Other essays were written specifically for this book. The various chapters thus bring together reflections on the Peoples Temple that span a twenty-five year time period. Contributors include African-American Studies specialists such as Milmon Harrison and Mary Sawyer as well as Religious Studies faculty including C. Eric Lincoln, Lawrence Mamiya, and Anthony Pinn. The book also includes chapters by Black pastors such as Muhammed Isaiah Kenyatta andj. Alfred Smith, Jr. Most of the writers attempt to revise the often-accepted view that the Peoples Temple was controlled by Jim Jones and other European-American leaders who exerted extensive charismatic control over a generally compliant and/or brainwashed African-American majority. This black majority (representing 67% of the population, for example, at Jonestown) was comprised of people who came predominately from the working classes of the southern United States and included twice as many women as men.
The Peoples Temple was a racially mixed and substantially black religious society within which—the writers contend—African-Americans had tremendous influence. The editors contend that this influence has been downplayed by most academics who have written about the Peoples Temple, largely because scholars tend to identify the Peoples Temple as a "New Religious Movement" and to operate within the theoretical framework within which such groups are customarily analyzed.
The writers do acknowledge that most leaders of the Peoples Temple at the highest levels were European-American. But they do not believe that this phenomenon automatically disempowered African-American members. In the Guyana outpost, for example, many of the key leadership positions were held by African-Americans.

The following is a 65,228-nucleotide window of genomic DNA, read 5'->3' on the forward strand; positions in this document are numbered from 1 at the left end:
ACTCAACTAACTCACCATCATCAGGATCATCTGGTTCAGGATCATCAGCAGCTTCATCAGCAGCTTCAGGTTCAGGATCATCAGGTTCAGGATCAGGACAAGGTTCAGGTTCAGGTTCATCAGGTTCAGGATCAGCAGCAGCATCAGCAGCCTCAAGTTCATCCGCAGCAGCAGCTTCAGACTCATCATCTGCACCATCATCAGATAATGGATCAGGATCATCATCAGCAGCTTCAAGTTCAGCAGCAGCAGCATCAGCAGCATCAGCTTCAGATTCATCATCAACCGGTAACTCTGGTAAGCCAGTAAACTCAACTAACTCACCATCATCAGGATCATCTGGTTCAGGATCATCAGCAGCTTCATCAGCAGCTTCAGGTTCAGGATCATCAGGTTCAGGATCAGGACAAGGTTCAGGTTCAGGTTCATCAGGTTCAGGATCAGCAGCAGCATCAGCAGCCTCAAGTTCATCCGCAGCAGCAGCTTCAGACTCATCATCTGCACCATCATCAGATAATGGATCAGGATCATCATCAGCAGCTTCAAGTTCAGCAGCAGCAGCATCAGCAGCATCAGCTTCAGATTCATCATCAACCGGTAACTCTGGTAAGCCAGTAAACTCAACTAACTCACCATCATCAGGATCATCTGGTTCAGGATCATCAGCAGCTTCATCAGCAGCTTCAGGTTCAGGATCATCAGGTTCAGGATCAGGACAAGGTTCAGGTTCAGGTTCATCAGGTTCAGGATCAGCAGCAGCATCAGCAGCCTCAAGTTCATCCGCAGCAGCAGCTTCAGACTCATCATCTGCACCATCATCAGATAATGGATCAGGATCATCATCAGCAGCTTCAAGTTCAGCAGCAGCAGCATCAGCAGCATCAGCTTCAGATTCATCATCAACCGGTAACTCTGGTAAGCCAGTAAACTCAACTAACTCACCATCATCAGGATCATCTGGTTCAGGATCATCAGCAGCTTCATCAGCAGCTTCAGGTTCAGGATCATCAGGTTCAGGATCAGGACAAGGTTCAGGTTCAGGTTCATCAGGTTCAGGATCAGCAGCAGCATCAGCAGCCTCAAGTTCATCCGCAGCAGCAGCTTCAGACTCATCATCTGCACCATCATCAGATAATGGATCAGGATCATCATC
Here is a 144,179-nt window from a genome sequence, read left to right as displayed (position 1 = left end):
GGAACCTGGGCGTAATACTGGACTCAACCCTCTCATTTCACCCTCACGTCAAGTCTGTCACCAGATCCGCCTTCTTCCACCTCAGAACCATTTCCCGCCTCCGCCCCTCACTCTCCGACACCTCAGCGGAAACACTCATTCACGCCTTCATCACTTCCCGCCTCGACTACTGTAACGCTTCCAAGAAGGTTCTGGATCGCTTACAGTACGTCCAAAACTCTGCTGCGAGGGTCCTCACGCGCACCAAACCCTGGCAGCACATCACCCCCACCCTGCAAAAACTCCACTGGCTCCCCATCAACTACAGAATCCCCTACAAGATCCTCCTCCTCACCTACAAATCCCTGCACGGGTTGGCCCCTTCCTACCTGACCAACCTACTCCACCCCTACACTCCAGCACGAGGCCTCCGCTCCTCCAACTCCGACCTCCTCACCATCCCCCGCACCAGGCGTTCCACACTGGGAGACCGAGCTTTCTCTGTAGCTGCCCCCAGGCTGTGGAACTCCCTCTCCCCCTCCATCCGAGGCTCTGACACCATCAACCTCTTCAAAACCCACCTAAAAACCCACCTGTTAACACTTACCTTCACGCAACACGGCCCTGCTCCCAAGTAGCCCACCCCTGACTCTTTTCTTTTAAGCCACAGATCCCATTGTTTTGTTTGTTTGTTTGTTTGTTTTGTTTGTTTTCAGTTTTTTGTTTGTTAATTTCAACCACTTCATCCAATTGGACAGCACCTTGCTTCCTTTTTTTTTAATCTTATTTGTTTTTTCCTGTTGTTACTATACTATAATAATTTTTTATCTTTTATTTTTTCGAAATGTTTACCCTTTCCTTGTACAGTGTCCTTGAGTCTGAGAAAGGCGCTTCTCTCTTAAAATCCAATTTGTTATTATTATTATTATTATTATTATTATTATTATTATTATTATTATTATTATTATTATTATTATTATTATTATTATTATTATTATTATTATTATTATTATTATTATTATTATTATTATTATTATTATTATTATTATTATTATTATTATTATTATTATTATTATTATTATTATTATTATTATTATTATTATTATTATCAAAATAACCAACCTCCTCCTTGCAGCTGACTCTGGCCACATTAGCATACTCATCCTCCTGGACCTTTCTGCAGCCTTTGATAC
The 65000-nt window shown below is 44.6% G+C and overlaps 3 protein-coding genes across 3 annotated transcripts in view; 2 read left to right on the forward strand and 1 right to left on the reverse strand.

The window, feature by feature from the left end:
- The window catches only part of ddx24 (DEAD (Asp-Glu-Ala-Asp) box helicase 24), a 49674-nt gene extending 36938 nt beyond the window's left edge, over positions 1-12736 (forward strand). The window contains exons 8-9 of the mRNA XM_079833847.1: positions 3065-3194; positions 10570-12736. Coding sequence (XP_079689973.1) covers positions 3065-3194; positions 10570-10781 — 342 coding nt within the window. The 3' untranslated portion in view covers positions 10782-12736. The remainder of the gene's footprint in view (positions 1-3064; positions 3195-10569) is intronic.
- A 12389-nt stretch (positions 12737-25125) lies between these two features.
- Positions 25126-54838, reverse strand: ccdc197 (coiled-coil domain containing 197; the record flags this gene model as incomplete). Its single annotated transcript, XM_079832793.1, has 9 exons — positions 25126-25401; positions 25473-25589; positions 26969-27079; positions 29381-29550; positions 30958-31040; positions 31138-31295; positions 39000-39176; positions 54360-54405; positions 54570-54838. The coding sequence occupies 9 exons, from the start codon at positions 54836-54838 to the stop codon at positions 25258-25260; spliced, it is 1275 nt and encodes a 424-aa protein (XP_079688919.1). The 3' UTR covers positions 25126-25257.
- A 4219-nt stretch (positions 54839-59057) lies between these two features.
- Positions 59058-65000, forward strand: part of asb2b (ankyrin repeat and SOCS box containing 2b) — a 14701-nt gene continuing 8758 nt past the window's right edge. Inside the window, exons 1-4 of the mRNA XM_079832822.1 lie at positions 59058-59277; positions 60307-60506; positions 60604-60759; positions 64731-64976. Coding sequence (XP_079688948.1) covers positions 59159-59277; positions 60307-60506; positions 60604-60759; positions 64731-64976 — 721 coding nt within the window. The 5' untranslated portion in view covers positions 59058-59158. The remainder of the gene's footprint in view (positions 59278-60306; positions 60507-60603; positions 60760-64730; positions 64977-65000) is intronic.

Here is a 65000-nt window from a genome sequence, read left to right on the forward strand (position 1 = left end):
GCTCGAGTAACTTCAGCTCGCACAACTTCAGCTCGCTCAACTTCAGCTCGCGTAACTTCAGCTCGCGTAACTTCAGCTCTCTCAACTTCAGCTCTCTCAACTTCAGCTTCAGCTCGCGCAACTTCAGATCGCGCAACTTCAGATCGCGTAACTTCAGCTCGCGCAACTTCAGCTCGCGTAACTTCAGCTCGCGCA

More importantly, many of the contributors to this volume believe that it is absolutely necessary to evaluate Jones as a church leader from the perspective of the African-American religious community. The editors, for example, note that Jones and the Peoples Temple "emulated Black Church culture in style and form and, to some extent, in substance" (Janzen 294-297). As Rebecca Moore writes in a chapter entitled "Demographics and the Black Religious Culture," we don't have to go to the jungle to see a similar dynamic between pastor and people, preacher and congregation. The isolation in Guyana prevented critical reflection on the process of audience corruption; nonetheless the pattern of congregational elevation of the pastor, the cult of personality)' . . . continues to exist in the twenty-first century' in black churches in the San Francisco Bay Area, and indeed in many churches throughout the nation. (Chapman N4C450)
African American culture and idiosyncratic understandings of the Christian faith-as well as distinctive worship practices-influenced not only Jones himself but the entire Peoples Temple movement, from the roles played by ministers and other church personnel to an emphasis on social justice and humanitarian efforts-^what Lincoln and Mamiya describe as "this-worldly activism" (Battle 391-393). It is suggested that charismatic expressions of the faith, in particular, show a strong African-American influence on the Peoples Temple.
Smith goes so far as to suggest that the Peoples Temple presented a prophetic critique of Bay Area African-American Christianity in general. He notes that "the 1970s were a dark age for the Black Church in San Francisco. Most churches had become little more than social clubs, where chicken dinners and raffle dockets were the only activities on the agenda" (Baker-Fletcher B353). Harrison writes that "Jones learned to speak the symbolic and religious language of black Americans quite